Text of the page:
A record-high 50% of Americans rate the overall state of moral values in the U.S. as “poor,” and another 37% say it is “only fair.” Just 1% think the state of moral values is “excellent” and 12% “good.”
Although negative views of the nation’s moral values have been the norm throughout Gallup’s 20-year trend, the current poor rating is the highest on record by one percentage point.
These findings, from Gallup’s May 2-22 Values and Beliefs poll, are generally in line with perceptions since 2017 except for a slight improvement in views in 2020 when Donald Trump was running for reelection. On average since 2002, 43% of U.S. adults have rated moral values in the U.S. as poor, 38% as fair and 18% as excellent or good.
Republicans’ increasingly negative assessment of the state of moral values is largely responsible for the record-high overall poor rating. At 72%, Republicans’ poor rating of moral values is at its highest point since the inception of the trend and up sharply since Trump left office.
At the same time, 36% of Democrats say the state of moral values is poor, while a 48% plurality rate it as only fair and 15% as excellent or good. Independents’ view of the current state of moral values is relatively stable and closer to Democrats’ than Republicans’ rating, with 44% saying it is poor, 40% only fair and 16% excellent or good.
Outlook for State of Moral Values Is Equally Bleak
Not only are Americans feeling grim about the current state of moral values in the nation, but they are also mostly pessimistic about the future on the subject, as 78% say morals are getting worse and just 18% getting better. The latest percentage saying moral values are getting worse is roughly in line with the average of 74% since 2002, but it is well above the past two years’ 67% and 68% readings.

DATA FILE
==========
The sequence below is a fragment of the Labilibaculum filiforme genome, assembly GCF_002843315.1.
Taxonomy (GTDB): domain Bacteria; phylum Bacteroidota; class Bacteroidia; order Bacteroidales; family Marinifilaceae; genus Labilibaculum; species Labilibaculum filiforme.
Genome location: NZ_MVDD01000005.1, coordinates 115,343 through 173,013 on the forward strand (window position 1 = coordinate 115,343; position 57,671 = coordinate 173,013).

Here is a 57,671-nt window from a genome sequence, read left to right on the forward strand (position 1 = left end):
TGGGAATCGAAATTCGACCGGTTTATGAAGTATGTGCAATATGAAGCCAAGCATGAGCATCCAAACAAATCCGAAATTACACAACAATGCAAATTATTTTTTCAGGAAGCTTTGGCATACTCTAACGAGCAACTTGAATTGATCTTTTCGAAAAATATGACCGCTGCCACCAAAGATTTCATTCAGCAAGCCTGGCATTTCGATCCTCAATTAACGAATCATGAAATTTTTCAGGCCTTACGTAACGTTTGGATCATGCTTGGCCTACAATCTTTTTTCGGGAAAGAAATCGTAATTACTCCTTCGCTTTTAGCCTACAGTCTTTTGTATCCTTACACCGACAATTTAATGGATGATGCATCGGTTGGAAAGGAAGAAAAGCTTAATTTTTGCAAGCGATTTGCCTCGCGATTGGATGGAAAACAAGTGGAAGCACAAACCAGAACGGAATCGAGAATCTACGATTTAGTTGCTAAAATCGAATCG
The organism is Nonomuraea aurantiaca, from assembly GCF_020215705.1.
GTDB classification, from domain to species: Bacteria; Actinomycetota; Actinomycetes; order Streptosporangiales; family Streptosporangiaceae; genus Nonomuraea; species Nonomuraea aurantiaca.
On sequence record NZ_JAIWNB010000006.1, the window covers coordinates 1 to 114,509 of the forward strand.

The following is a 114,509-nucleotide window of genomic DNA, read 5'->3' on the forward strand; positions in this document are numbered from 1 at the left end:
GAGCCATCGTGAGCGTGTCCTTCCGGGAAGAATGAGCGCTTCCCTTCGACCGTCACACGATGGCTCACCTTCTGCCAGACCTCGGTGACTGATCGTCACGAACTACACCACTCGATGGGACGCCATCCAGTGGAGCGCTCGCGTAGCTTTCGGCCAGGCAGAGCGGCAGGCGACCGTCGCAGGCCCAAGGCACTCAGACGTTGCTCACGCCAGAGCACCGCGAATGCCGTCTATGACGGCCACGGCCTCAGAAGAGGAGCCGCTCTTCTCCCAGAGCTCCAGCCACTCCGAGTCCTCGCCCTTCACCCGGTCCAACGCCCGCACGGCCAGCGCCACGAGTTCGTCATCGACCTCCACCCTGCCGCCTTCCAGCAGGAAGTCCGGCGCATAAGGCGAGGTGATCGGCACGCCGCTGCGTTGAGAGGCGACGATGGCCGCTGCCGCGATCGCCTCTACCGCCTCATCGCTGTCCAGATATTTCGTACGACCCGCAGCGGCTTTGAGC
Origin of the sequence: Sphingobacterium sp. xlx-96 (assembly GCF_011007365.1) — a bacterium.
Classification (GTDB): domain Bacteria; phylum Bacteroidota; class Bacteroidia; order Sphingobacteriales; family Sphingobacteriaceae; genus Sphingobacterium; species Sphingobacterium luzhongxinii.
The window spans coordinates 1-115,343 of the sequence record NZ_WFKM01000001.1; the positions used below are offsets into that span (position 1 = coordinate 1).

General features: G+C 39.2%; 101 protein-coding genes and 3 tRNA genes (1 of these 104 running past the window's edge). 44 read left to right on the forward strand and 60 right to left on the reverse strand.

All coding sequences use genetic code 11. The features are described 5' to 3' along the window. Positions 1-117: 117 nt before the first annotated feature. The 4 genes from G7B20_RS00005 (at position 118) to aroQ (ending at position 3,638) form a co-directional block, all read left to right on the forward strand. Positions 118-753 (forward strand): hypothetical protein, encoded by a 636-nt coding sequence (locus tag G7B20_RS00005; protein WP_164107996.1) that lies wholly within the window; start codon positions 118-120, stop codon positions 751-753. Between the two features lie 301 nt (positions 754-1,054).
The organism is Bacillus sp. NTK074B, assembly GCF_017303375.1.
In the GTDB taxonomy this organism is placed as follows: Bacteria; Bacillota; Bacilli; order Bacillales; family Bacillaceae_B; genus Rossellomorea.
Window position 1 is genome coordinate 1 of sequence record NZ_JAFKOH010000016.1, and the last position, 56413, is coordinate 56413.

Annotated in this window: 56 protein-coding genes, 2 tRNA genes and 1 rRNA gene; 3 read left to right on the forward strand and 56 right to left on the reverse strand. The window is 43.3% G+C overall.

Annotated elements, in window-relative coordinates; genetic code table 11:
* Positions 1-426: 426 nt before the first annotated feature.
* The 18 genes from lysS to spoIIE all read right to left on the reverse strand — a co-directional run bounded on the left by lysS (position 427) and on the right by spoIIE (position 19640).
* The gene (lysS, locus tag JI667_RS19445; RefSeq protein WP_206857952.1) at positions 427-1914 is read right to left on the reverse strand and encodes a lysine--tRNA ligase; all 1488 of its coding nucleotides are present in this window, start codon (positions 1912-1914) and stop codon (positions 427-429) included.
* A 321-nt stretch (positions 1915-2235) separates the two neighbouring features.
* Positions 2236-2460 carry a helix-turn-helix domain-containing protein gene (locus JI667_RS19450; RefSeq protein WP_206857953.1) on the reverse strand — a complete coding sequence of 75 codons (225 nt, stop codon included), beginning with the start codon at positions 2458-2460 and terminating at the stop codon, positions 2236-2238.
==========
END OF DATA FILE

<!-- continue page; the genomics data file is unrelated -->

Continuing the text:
While Republicans are more negative than Democrats about the current state of moral values in the U.S., majorities of both partisan groups think it is deteriorating. The 93% of Republicans who think moral values are getting worse is the highest measured for the group by one point and comes after a sharp uptick in 2021 when Joe Biden became president.
Meanwhile, the 68% of Democrats who now say moral values are getting worse is 12 points below its high points when George W. Bush and Trump were president. However, Democrats have become significantly more pessimistic since Biden’s first year in office, when 49% thought values were getting worse. Independents’ expectations are similar to Democrats’ — 74% say they are getting worse.
Consideration for Others Remains Top Moral Problem
To better understand where Americans see problems with moral values, Gallup asked respondents to name the most important problem with the state of moral values in the U.S. The most common response does not touch on any issue that has been the subject of public debate or social policy legislation in recent years, but rather on a more fundamental aspect of the way people treat each other. More Americans cite consideration of others (18%) than any other issue, as was the case when Gallup previously asked this question 10 years ago.
Beyond consideration of others, racism, lack of faith/religion, lack of morals, sense of entitlement and lack of family structure are mentioned by 5% to 8% of U.S. adults. Racism was less commonly mentioned in 2012 than it is now.
Partisans’ views of the top moral problem differ, as 23% of Democrats, 13% of Republicans and 17% of independents cite a lack of consideration. However, among Republicans, nearly as many (11%) name a lack of faith or religion as the most important moral problem. Democrats (10%) and independents (8%) are at least twice as likely as Republicans (4%) to mention racism as a top moral problem.
Americans’ views of the state of moral values in the U.S. are dismal, and their expectations for the future are grim. This has generally been the case over the course of the 20-year trend, but negative ratings of the current state of moral values are the worst they have ever been. A lack of consideration for others is cited as the top problem, but racism has crept up as an issue.
by Megan Brenan and Nicole Willcoxon